Spiced Almonds – adapted from Laura Calder (makes about 3 cups)

  • 1 cup whole, unsalted almonds (with their skins)
  • 1/2 teaspoon ground cumin
  • 1/2 teaspoon cumin seeds
  • 1 teaspoon hot paprika
  • 2 teaspoons chopped fresh rosemary
  • 2 teaspoons brown sugar
  • 2 teaspoons olive oil
  • fleur de sel (or sea salt)


Heat the oven to 400°F. Spread the almonds on a baking sheet and toast until darkened and fragrant (about 8 minutes). Remove and spill into a sauté pan, placed on medium heat. Add the cumin, cumin seeds, hot paprika, rosemary, and sugar. Drizzle with the oil and toss over the heat to coat (shaking the pan to coat them evenly works best). Add the fleur de sel and spill onto a baking sheet to cool. Once cooled, serve or store in a jar.

spiced almonds - detail


Breaded Artichoke Bites – makes approx. 30

breaded artichokes - detail

    • 2 cans (about 13oz each) artichoke hearts – in water, not oil
    • 4 eggs, beaten
    • 1/2 cup flour
    • 1 cup panko breadcrumbs
    • 1 clove garlic, minced
    • 1 tsp salt
    • 2 tsp parsley, finely chopped
    • 1/3 cup grated parmesan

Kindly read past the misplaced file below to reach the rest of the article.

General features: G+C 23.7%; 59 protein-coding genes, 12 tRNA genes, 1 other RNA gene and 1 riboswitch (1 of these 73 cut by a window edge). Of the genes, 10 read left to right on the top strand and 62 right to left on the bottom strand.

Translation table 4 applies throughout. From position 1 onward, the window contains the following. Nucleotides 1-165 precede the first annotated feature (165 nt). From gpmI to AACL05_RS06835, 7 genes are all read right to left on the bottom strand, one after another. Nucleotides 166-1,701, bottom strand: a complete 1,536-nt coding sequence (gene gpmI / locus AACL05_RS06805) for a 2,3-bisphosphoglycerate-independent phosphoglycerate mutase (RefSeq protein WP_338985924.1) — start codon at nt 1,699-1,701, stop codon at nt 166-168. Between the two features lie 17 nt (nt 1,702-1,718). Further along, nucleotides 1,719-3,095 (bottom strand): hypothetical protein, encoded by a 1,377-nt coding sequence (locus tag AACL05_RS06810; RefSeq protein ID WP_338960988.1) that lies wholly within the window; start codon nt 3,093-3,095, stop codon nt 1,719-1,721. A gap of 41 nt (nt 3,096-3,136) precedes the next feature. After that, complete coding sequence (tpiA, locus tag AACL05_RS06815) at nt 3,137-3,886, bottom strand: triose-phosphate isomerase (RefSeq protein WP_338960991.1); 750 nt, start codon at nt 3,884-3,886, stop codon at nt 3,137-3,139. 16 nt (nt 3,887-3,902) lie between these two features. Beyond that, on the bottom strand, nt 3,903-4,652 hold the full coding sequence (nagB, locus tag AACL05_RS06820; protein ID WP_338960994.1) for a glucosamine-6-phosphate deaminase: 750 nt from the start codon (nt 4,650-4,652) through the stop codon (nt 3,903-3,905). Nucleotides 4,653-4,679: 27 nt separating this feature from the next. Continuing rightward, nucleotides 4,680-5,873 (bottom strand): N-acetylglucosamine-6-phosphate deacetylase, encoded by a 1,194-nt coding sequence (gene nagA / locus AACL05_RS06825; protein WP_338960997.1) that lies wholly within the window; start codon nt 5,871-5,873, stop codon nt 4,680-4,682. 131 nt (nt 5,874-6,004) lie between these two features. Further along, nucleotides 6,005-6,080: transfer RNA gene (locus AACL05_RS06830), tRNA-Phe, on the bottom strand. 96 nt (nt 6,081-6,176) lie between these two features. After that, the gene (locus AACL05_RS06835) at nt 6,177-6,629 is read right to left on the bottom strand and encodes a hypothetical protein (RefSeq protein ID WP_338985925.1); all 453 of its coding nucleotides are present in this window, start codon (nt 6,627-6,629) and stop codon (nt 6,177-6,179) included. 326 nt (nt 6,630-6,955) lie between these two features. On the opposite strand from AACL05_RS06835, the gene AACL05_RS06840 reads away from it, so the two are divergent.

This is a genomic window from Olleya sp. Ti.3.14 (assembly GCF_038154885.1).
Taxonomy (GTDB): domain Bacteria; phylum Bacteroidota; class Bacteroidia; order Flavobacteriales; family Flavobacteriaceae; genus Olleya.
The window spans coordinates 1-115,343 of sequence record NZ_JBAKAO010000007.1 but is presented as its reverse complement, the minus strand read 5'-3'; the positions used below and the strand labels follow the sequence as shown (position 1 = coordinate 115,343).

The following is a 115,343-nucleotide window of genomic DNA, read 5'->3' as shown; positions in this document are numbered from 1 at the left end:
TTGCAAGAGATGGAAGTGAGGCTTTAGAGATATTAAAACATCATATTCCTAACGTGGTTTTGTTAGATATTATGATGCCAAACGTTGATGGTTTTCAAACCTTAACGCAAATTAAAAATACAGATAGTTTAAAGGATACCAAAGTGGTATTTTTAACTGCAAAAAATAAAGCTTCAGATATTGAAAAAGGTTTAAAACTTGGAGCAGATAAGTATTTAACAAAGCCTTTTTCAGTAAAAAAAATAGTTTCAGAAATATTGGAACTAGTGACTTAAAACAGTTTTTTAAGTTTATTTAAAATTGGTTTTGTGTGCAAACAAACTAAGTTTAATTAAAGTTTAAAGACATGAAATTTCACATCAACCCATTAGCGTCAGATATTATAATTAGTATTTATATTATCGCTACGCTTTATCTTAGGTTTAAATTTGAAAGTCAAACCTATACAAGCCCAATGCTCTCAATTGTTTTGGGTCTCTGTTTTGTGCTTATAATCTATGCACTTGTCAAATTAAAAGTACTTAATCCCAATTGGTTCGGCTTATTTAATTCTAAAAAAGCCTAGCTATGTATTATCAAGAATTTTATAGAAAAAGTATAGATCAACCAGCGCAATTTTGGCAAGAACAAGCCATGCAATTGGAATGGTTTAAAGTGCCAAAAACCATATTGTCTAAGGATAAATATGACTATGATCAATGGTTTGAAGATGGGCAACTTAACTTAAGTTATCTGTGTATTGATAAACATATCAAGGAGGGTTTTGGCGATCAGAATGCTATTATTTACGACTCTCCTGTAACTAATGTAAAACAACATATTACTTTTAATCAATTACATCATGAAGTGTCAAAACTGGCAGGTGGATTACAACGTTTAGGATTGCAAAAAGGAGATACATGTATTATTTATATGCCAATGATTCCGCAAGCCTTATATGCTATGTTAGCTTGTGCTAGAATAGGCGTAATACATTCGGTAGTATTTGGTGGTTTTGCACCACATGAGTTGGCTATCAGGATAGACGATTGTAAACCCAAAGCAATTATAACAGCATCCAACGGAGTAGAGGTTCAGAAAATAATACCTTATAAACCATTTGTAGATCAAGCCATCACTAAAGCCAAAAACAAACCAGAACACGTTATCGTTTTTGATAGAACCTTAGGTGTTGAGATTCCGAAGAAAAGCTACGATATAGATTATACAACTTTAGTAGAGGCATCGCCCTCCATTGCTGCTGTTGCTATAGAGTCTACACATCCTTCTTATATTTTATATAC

• 1/2 cup sunflower or vegetable oil

(*Note: the flavourings can be adjusted to suit your taste, so feel free to play around with the quantities of garlic, parsley, cheese and salt by tasting the breadcrumb mixture as you go)


1) Strain artichokes and cut into 3-4 pieces (depending on the size you want); place on paper-towel or dish-towel and set aside.

2) Mix together panko breadcrumbs, garlic, salt, parsley and parmesan.

3) Set up the flour, beaten egg and panko mixture in separate bowls.

breading ingredients

4) Working in batches, place a few artichoke pieces in the flour and, working with two forks, dip into the beaten egg mixture, then the breadcrumbs, tossing lightly to coat.

5) Place finished pieces on a plate while you finish up the others.

6) Place a frying pan on medium-high heat and add the oil to the pan.

7) Once the oil is hot (but not smoking), reduce the heat to medium and fry the artichokes in batches, turning them once the bottoms are barely-golden and cooking them until the coating is evenly golden. Repeat in batches (try not to overcrowd the pan)*.

8) Transfer cooked artichokes to a paper towel-lined tray.

9) Serve warm or refrigerate (2 days max) and reheat on a parchment-lined baking sheet at 350°F for 8-10 minutes, turning once halfway through.

(*Note: if at some point the oil seems to be “dirty” with lots of darkened bits of breadcrumb, discard the hot oil in a tin and start the next few batches with fresh oil).

breaded artichokes

Lemon Aïoli – makes about 1 cup

  • 1 large egg yolk (the best you can afford)
  • 1/2 teaspoon Dijon mustard
  • 3/4 cup olive oil (the best you can afford)
  • lemon zest from 1/2 lemon
  • lemon juice from 1/2 lemon
  • 1/4 tsp salt


In a small bowl, whisk together the egg yolk and mustard. Whisking constantly, add the oil in a slow, steady stream. The aïoli should be quite thick. Whisk in the lemon juice and salt. Serve chilled, alongside artichoke bites.